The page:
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How to Be DIRECT Without Pissing People Off

They say you like to shoot from the hip - and they don't mean it as a compliment! 5 simple tips for being direct AND getting heard.

People have always told me that I’m very direct. Little do you know all the things I’m not telling, I invariably think to myself.

I come from a country that prides itself on directness. Germans like to complain about Americans. Their need to be “nice” and never say what they really think. Others, of course, may experience German directness as harsh. Americans like to complain about how some of their Asian colleagues never say what they really think. A Chinese person, however, may experience an American communication as brash. Yes, directness is culture-relative.

“Choosing the right level of candor is crucial to keeping people connected and listening to you,” says Emmy-award winning former news anchor and corporate communications coach Connie Dieken in her wonderful book Talk Less, Say More (Wiley, p.44). “The wrong level of candor can lead to defensiveness, hurt feelings, withholding, or poor performance.”

Agreed. I’m choosing to be a lot more direct these days. Directness feels good. I feel untethered, and directness has powerfully elevated my professional impact.

Then, the other day …

I come home from a dinner and think of a few things I have said to my host, and I suddenly panic. Wait a minute, that may have been way too unfiltered. You may have totally offended him! And I remember the two emails I sent earlier in the day. They contained difficult messages. I did not receive answers right away.

Really, am I being too direct?

Maturity means you and I second-guess ourselves less. We have the courage of getting to the point. And we are, I hope, kind to others. Here’s my Directness Checklist. If it works for you as well – consider it a Memo to You:

1. Don’t Make Them Wrong

In case of doubt, argue passionately FOR what you stand for instead of AGAINST what they believe in. Draw a contrast between two divergent positions if you must, but resist the temptation to hammer away at everything that is wrong about what s/he values. Chances are, you will get lost in a tirade where what you stand for gets lost. Directness gone wrong.

2. Cut the Edge

The edge – that is any tinge of arrogance, superiority, sarcasm. Any touch of bravado or self-righteousness. Your swagger. Cut it. The edge tends to show up when we’re not aware of what we’re feeling, and those feelings suddenly hijack the message instead of informing it. When we speak with an edge all they hear is the edge, and what we advocate for is instantly dismissed.

3. Keep it Brief

Direct goes hand-in-hand with concise. The danger? When we feel strongly about a point of view, we will always be tempted to go on and on. And on. Because we want them to “really get it.” The less they get it, the more we go on and on. Their wall goes up, as Connie Dieken so aptly points out. A vicious cycle. It’s brutal. Brevity, please.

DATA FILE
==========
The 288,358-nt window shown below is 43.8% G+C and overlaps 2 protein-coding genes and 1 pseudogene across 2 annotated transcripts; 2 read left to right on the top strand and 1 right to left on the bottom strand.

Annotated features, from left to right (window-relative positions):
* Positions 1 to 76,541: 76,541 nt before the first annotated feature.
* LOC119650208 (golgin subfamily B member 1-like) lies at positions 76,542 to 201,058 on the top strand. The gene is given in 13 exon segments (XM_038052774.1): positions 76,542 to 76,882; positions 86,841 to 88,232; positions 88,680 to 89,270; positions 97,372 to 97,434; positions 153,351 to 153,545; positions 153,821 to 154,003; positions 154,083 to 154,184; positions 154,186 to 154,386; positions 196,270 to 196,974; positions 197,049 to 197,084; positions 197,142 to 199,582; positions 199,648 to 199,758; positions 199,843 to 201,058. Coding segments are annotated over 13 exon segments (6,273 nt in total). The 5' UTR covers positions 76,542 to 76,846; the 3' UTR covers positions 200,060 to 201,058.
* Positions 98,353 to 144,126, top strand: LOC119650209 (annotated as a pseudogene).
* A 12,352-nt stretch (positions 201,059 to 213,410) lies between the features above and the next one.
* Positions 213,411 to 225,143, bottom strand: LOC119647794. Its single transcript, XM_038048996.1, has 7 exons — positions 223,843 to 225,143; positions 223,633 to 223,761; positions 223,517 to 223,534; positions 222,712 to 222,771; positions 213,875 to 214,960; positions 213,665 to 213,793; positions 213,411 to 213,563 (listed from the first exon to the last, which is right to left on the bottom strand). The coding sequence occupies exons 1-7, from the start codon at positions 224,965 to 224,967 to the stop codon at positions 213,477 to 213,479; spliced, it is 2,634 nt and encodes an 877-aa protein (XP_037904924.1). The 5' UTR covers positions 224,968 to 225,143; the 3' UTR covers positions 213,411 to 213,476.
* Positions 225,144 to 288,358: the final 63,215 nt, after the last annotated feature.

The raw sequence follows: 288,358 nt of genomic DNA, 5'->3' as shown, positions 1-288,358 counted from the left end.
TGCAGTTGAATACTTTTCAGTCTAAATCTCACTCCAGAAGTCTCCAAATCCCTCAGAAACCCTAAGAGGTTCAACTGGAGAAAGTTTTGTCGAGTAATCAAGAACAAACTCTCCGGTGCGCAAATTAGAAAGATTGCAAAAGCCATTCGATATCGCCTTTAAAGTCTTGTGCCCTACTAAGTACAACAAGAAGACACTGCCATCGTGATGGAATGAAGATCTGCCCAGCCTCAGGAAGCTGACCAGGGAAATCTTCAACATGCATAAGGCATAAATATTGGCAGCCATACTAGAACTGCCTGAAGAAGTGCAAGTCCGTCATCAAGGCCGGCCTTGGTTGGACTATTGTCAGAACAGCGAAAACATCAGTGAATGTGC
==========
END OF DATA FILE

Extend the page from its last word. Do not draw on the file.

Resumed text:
4. The 1-second Delay

You pride yourself on being direct but others have labeled you a “shoot-from-the-hip” kinda person? You may think to yourself yeah that’s kinda cool, but chances are the label was not intended as a compliment. Direct with no impact. You know how they have a 7-second delay in live television so an editor can bleep the unacceptable crap? When you find yourself wanting to shoot from the hip, impose your own 1-second delay. Breathe. Think. Edit yourself.

5. The Essential Questions Scan

If you’re not sure if being direct will be helpful in a given situation, ask yourself these two questions during your 1-second Delay: Does it need to be said? and Am I the one who needs to say it? If the answer to either question is NO, consider being less direct than you’re inclined to be.

Here’s my Cruise-Ship Directness primer. You know how there are those conversations we have over and over again? Here’s a conversation that is endemic to South Florida where I live. My home is 15 minutes from the Port Everglades Cruiseport in Ft. Lauderdale, and nearly everyone in my social circles takes advantage of this proximity. Folks here LOVE to cruise. And they LOVE to talk about it. I don’t love cruising. To me, being on a cruise ship feels like being locked up in a gaudy Las Vegas hotel with too many guests in the halls and no way to escape. I have learned to not indulge my disdain of cruises. I talk about the joys of vacationing in the Keys, instead. Very directly.

The two emails I wrote? The responses came in and all is well. I had a pleasant social exchange with my dinner host. But I’m relieved that I considered my Directness Checklist again.

I need it ever so often.

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